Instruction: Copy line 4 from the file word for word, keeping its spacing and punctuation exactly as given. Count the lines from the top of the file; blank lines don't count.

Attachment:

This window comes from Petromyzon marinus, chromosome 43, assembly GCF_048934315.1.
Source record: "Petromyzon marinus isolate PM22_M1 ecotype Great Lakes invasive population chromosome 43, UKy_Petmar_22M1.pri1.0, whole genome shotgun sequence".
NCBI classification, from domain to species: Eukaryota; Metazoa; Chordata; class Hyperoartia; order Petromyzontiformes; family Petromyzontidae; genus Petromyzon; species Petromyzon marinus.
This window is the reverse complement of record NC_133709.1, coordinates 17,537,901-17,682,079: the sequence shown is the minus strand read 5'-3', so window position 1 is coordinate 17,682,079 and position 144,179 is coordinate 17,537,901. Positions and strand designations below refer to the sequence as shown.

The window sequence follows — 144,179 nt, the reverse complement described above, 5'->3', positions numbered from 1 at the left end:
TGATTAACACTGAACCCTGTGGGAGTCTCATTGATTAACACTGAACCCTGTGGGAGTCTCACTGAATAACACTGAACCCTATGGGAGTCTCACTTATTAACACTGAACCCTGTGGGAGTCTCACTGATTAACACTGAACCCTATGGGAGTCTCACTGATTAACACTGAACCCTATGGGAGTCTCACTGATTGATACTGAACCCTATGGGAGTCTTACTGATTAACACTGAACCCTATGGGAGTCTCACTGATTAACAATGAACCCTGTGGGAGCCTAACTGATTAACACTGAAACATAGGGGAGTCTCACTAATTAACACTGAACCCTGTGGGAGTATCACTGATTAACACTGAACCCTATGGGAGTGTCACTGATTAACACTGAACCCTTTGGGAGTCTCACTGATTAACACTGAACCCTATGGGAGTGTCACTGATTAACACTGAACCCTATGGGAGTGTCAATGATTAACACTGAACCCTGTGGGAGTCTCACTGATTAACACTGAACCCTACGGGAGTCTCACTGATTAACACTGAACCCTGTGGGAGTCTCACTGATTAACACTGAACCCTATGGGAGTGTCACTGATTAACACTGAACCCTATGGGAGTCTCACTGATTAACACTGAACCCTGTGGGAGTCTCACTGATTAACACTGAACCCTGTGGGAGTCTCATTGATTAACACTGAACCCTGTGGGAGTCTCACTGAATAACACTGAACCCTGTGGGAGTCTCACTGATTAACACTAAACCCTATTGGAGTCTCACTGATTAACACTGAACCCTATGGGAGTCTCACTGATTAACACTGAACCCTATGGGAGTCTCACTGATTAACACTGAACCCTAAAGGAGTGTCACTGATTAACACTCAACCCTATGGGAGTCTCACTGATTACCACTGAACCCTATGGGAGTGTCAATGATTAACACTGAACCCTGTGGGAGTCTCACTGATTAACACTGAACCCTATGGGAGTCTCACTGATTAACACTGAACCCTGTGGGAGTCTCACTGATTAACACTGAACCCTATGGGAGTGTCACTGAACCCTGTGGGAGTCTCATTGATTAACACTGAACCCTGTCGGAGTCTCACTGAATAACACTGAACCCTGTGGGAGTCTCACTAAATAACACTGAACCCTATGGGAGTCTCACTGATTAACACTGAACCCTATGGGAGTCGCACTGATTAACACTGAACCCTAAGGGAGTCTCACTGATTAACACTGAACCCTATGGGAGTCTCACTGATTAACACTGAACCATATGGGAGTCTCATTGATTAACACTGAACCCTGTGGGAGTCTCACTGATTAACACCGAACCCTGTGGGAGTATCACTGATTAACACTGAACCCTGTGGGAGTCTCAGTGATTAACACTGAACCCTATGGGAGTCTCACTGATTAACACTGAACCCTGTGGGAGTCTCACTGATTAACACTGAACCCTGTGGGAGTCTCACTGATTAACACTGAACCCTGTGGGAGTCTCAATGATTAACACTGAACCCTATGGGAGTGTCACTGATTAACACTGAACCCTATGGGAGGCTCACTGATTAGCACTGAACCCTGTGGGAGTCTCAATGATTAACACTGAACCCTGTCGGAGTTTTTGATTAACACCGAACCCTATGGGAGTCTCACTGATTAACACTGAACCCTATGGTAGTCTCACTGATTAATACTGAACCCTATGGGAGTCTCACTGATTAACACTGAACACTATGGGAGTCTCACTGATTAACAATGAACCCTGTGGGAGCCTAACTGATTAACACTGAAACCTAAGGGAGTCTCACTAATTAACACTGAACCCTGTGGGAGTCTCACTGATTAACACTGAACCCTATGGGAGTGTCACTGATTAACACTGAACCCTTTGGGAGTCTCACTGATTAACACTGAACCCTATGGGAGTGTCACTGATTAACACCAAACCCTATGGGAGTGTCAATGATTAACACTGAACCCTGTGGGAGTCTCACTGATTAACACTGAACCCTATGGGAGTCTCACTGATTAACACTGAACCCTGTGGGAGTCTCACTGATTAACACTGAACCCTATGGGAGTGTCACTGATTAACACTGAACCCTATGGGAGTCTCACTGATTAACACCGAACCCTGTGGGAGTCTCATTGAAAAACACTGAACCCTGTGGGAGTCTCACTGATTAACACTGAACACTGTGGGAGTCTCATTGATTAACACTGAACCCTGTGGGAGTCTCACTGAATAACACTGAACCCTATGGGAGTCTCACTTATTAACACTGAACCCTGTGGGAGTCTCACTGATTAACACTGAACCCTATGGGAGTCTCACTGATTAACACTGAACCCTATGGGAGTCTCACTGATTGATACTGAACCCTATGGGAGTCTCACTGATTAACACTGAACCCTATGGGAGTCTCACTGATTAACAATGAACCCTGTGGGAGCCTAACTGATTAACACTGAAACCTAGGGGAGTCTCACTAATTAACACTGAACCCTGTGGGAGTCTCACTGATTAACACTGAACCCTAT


This window is the reverse complement of record NC_133709.1, coordinates 17,537,901-17,682,079: the sequence shown is the minus strand read 5'-3', so window position 1 is coordinate 17,682,079 and position 144,179 is coordinate 17,537,901. Positions and strand designations below refer to the sequence as shown.